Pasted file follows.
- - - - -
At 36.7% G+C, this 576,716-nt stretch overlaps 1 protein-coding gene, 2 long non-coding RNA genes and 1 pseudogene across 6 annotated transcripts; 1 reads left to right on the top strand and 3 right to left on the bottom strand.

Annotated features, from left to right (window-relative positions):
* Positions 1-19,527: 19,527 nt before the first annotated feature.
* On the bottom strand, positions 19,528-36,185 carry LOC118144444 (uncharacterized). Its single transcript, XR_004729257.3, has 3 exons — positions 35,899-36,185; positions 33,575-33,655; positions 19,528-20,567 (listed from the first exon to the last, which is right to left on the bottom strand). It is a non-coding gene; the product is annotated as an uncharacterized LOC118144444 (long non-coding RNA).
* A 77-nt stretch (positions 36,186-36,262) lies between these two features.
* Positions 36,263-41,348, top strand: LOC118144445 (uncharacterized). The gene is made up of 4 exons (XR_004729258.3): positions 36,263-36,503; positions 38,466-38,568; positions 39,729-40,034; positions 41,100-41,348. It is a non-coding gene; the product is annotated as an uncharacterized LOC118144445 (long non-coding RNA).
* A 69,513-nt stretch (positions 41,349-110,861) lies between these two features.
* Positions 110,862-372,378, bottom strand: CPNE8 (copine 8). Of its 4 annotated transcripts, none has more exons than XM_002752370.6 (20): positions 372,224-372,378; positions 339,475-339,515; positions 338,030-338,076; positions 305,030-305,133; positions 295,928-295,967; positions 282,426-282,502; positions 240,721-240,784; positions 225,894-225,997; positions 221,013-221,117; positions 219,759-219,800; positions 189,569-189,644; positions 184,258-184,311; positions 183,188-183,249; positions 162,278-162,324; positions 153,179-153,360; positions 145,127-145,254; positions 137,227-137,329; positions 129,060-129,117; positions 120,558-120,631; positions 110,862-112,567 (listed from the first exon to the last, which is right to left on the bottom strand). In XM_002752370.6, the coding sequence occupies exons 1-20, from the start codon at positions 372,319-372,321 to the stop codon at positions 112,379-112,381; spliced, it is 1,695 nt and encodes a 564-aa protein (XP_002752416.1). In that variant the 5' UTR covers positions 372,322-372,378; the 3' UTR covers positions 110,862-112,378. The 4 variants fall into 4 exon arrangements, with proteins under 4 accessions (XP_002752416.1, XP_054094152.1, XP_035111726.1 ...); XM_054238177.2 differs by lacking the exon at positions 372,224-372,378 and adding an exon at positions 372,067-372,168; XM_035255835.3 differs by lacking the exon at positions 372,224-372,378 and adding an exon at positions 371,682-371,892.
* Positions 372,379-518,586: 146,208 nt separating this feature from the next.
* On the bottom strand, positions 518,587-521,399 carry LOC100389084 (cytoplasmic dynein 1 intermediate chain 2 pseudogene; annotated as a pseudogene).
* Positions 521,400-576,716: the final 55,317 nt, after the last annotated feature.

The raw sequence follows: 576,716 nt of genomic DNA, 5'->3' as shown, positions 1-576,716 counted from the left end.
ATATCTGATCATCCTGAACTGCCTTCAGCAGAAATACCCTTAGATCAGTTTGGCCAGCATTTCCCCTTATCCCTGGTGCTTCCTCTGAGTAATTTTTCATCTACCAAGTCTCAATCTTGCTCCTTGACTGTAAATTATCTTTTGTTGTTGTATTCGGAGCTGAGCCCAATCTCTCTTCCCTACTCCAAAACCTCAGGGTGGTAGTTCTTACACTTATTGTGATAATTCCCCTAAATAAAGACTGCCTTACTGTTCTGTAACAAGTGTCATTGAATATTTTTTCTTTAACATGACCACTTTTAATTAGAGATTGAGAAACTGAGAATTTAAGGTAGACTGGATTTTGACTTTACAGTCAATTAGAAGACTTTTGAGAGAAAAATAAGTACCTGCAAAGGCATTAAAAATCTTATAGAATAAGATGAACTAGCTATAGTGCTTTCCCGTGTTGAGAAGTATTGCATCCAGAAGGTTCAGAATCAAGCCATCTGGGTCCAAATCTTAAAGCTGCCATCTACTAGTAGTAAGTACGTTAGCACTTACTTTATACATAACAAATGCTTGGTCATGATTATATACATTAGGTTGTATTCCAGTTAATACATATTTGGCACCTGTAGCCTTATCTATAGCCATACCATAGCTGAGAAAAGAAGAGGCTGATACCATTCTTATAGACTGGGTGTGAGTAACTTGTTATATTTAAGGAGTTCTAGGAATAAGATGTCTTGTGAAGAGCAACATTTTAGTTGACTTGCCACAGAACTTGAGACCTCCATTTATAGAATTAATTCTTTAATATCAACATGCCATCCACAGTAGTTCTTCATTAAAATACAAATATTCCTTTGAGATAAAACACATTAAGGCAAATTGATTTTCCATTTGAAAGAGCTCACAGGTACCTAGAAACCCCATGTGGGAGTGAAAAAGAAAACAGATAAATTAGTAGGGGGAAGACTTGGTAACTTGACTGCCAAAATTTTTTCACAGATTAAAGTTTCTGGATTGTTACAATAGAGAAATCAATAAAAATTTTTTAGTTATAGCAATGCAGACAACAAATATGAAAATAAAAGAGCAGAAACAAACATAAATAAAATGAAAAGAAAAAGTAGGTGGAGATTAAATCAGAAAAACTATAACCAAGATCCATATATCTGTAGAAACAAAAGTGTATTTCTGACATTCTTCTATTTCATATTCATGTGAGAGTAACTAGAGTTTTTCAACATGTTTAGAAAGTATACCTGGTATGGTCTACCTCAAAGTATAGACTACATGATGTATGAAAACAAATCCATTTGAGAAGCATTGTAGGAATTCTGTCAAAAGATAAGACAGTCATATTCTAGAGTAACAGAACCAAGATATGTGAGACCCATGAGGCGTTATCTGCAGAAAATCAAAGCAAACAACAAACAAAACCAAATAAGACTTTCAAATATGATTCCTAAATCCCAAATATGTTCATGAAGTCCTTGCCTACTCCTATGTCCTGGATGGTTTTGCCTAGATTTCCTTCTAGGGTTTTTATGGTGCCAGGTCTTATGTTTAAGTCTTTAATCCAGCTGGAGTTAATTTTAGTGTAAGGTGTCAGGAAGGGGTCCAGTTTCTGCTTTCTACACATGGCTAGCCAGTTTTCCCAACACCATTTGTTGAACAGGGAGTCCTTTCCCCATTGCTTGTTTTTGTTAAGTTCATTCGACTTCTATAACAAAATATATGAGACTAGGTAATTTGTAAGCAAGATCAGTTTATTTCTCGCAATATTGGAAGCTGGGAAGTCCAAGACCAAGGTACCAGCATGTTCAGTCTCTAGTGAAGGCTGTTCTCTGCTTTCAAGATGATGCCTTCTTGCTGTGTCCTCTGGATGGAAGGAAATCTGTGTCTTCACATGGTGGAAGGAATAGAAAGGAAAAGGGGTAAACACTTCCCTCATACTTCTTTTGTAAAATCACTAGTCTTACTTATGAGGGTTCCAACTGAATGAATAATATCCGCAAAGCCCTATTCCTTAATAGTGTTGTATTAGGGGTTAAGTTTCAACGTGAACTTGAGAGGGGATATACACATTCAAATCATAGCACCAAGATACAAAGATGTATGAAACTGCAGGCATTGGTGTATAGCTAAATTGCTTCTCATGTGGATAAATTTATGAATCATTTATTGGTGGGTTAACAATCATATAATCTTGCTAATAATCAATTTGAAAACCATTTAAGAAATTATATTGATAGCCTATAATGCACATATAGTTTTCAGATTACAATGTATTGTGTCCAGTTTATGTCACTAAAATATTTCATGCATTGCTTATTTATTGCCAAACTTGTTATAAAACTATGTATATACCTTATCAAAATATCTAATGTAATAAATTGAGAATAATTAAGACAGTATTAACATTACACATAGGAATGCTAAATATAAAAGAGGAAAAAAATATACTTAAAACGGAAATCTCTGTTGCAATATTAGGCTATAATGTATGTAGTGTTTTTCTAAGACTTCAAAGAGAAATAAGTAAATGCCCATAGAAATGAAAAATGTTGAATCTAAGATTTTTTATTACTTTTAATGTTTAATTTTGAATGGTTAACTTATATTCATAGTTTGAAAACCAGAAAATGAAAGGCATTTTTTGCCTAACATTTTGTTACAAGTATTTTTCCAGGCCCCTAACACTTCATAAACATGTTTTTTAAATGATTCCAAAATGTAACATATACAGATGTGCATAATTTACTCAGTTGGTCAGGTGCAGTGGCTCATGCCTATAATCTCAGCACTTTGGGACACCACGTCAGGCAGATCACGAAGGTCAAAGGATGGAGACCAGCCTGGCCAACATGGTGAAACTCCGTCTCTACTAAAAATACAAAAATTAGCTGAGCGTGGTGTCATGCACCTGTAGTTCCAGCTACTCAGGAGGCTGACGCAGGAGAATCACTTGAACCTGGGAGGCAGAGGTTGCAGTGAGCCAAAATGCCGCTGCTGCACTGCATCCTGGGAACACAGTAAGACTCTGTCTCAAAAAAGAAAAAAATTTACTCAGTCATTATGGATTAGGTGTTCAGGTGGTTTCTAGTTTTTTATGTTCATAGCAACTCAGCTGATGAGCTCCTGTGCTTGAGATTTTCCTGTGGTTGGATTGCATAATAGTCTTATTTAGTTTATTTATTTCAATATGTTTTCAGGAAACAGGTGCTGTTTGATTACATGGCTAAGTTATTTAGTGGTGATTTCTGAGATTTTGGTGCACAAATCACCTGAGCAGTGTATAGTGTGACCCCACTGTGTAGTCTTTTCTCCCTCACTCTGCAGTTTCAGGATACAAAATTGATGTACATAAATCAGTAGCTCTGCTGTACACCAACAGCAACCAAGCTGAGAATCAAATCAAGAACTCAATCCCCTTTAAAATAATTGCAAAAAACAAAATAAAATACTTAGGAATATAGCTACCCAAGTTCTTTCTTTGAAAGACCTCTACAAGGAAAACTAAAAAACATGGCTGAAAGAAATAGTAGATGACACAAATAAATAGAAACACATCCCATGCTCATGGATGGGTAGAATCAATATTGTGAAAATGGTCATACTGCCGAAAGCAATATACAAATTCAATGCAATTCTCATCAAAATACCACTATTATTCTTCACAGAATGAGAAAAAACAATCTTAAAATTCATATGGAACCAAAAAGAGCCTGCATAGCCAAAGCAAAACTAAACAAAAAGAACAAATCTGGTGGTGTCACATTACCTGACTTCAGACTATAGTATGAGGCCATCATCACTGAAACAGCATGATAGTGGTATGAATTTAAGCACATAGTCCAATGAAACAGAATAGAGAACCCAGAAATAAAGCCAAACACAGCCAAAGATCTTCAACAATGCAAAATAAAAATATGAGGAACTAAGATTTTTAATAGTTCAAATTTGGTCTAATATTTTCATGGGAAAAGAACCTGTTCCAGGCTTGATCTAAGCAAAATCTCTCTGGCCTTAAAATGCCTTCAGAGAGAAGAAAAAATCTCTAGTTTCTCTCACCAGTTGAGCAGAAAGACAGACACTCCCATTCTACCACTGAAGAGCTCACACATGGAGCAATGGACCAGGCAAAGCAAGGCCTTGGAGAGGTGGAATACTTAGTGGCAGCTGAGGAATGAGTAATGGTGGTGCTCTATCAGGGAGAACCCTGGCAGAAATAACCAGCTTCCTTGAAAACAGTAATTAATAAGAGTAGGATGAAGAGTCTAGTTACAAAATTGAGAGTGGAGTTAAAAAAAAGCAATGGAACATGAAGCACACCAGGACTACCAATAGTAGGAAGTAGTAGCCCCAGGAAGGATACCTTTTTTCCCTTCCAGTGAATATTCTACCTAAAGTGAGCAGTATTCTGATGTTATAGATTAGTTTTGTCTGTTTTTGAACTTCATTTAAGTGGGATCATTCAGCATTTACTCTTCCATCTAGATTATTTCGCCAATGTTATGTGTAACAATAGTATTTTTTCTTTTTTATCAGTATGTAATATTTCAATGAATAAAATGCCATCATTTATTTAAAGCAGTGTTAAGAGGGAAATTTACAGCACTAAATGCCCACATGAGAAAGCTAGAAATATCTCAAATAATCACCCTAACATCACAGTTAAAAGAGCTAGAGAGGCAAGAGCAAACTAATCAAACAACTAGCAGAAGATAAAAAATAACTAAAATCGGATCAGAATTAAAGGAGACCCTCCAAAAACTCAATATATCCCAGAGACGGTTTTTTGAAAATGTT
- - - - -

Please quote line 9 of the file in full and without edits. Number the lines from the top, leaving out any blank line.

* Positions 372,379-518,586: 146,208 nt separating this feature from the next.